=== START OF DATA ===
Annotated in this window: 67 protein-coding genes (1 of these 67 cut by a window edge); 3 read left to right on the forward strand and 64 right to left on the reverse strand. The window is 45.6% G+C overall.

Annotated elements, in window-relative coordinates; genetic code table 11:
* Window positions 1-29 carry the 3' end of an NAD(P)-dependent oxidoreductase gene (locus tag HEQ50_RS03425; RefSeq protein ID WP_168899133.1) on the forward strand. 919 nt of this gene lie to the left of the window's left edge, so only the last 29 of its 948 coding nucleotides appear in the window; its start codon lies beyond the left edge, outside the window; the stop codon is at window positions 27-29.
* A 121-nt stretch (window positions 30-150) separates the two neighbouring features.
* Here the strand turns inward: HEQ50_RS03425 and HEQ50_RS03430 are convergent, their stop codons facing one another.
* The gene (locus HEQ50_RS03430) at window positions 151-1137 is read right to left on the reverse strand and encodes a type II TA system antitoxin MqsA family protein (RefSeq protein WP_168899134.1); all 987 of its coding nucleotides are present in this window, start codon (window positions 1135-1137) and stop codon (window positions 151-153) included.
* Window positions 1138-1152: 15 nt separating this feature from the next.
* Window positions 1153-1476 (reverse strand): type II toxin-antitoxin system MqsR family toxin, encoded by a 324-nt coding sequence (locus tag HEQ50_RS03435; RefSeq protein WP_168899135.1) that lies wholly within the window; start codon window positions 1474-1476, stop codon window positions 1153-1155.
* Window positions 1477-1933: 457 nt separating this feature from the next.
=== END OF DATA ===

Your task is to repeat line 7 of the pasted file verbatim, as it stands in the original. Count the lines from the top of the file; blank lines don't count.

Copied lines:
* Window positions 1138-1152: 15 nt separating this feature from the next.